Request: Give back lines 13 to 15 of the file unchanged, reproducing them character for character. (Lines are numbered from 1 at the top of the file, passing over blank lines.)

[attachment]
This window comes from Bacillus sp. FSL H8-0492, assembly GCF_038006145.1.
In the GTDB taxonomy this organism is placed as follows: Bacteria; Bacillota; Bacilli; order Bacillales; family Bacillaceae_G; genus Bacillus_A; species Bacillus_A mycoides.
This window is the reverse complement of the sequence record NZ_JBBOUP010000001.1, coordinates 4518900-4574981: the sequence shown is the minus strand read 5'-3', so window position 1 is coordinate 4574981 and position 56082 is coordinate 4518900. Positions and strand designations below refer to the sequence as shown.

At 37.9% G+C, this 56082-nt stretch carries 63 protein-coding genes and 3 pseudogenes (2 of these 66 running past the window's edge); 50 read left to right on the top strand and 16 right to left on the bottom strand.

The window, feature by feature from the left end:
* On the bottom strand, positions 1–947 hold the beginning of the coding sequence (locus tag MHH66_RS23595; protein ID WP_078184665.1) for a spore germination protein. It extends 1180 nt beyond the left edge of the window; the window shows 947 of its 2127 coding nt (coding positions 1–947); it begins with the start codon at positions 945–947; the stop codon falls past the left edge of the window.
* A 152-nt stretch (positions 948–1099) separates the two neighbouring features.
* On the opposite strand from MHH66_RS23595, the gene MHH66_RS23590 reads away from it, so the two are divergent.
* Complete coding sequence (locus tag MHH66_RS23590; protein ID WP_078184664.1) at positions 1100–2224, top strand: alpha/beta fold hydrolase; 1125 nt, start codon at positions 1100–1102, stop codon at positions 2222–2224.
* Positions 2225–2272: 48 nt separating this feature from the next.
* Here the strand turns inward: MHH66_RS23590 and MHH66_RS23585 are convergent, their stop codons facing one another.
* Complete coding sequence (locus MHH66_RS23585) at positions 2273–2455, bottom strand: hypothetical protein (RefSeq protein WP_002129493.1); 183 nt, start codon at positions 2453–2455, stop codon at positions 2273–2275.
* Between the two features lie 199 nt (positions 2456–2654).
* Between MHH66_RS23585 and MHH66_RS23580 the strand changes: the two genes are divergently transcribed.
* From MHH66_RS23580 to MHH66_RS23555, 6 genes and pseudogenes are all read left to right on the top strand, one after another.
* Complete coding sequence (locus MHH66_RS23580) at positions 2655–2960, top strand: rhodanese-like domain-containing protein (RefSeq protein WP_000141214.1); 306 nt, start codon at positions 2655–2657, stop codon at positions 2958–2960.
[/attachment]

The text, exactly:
* Between the two features lie 199 nt (positions 2456–2654).
* Between MHH66_RS23585 and MHH66_RS23580 the strand changes: the two genes are divergently transcribed.
* From MHH66_RS23580 to MHH66_RS23555, 6 genes and pseudogenes are all read left to right on the top strand, one after another.